Famous Places In Paris… the Most Visited City in the World


Info and photos of top tourist attractions in Paris

Here is a selection of museums, monuments and other famous places in Paris that should be on your ‘must-do’ list if this is your first trip.

Paris is incredibly rich in cultural attractions.

The city alone has more than 300 museums – just staggering.

And Paris is estimated to receive around 30 million visitor a year!

So what are some of the most famous places to visit in Paris?

Here is a selection of some of the most popular tourist attractions in Paris. We’ve included lots of photos too!

TEN Famous Places In Paris

Cathédrale de Notre Dame de Paris

One of the most famous places in Paris.

A masterpiece of French Gothic architecture. Construction started in 1163 and was finished around 1345. Napoléon crowned himself emperor here in 1804. Famous for beautiful stained glass “Rose” windows.

Tour Eiffel
One of the most famous french monuments of all! Designed by Gustave Eiffel for the International Exhibition of Paris in 1889 to commemorate the centenary of the Revolution.

The world’s tallest building until 1930; almost torn down in 1909 but was saved because of its antennae used for telegraphy.

Palais du Louvre
Originally a military fortress in the 13th century and rebuilt in the middle of the 16th as a royal palace. Converted into a museum in 1973.

Featuring western art from the Middle Ages to 1848 (paintings, sculptures, objets d’art and graphic arts) and ancient civilisations (Oriental, Egyptian, Greek, Etruscan and Roman antiquities); Islamic, African, Asian, Oceanic and North and South American arts.

Most famous works: Mona Lisa (da Vinci), Venus de Milo, Winged Victory of Samothracem, Michelangelo’s Slaves as well as works by Raphael, Botticelli and Titian.

Arc de Triomphe
Commissioned in 1806 by Emperor Napoléon in honour of France’s military victories, the Arc de Triomphe is also one of the most recognisable and famous places in Paris. Design was inspired by the Roman Arch of Titus; construction began in 1806 but wasn’t completed until 1836.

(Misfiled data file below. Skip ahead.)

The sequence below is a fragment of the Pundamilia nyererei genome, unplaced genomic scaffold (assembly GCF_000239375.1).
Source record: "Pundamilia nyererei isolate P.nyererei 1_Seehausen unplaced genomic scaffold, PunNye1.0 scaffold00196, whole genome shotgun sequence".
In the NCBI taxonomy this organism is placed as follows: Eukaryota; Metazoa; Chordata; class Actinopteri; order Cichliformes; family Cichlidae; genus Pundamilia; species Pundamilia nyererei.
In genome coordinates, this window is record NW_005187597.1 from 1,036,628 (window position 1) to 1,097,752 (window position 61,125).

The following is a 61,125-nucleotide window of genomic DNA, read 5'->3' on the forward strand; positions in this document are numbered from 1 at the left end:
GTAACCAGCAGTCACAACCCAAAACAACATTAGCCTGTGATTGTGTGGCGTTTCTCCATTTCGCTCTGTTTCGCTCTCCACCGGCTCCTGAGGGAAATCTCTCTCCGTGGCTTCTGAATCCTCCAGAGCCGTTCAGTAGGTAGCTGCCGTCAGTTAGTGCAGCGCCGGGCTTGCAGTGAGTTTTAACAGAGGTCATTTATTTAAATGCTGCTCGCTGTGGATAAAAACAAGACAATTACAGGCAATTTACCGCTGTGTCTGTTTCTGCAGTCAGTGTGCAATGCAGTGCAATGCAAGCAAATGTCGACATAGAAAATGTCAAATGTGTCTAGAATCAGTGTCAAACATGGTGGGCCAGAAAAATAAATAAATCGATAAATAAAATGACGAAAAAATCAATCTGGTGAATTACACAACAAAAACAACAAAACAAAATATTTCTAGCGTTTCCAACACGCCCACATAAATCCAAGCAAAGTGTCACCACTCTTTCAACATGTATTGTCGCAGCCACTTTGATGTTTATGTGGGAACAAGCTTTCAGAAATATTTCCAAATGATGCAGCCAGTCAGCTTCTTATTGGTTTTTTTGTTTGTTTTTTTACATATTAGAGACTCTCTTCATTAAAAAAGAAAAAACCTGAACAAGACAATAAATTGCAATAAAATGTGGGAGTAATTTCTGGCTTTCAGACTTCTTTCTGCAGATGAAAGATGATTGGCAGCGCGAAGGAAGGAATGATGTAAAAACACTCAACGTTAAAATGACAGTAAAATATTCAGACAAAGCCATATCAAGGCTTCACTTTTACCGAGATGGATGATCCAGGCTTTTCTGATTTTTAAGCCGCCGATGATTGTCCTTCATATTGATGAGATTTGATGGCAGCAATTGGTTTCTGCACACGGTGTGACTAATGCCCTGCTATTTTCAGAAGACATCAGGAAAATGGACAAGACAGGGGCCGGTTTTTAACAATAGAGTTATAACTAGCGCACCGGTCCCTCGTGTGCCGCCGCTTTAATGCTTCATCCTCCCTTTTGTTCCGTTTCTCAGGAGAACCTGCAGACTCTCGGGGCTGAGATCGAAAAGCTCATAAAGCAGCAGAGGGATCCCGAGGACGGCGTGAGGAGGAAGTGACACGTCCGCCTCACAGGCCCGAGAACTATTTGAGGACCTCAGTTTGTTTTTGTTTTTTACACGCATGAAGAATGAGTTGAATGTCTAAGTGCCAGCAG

Beneath the Arc is the tomb of the Unknown soldier, which commemorates soldiers who lost their lives during World War I.

Basilique du Sacré Coeur
The Sacré Coeur basilica was built towards the end of the 19th century, at the top of the Montmartre Hill, north of downtown Paris. Famous for its bright white stone, you can climb up the 200-odd steps to the dome, which has wonderful views of the city.

Musée d’Orsay
Located in a former train station built in 1900, and opened as a museum in 1986.

Displaying France’s national collection of paintings, sculptures, dating from between 1848 and 1914 – impressionist, post impressionist and Art Nouveau movements – including Monet, Renoir, Pissarro, Sisley, Degas, Manet, Van Gogh and Cézanne, Matisse.

Les Invalides
Les Invalides is actually made up of several buildings, including the Musée de l’Armée (military museum of the Army of France), the Musée des Plans-Reliefs, and the Musée d’Histoire Contemporaine, as well as the the church of Saint Louis (soldier’s church) and royal chapel, Dôme des Invalides, where you can see Napoleon’s tomb.

Les Invalides was originally built as a military hospital in the 1670s by Louis XIV.

Palace of Versailles
Built in the mid 17th century during the reign of Louis XIV (the Sun King) to symbolize the glory and power of the monarchy.

Highlights include:

  • The Galerie des Glaces (Hall of Mirrors), where the Treaty of Versailles was signed in 1919, signifying the end of World War I;
  • the royal bedrooms of the King and Queen; and
  • Salon de Hercules, with its beautiful frescoed ceiling.

Centre Pompidou – Musée national d’art moderne
Contemporary art museum, including works by: Matisse, Picasso, Duchamp, Kandinsky, Ernst, Warhol, etc and as well as the latest contemporary artists. The artwork inside isn’t the only attraction: the building itself is daringly modern, with elevators and coloured pipes on the outside.

Place de la Concorde
This is where the guillotine executions took place during the Revolution – Louis XVI, Marie-Antoinette, Danton, Robespierre, and 2800 more died here between 1793 and 1795.

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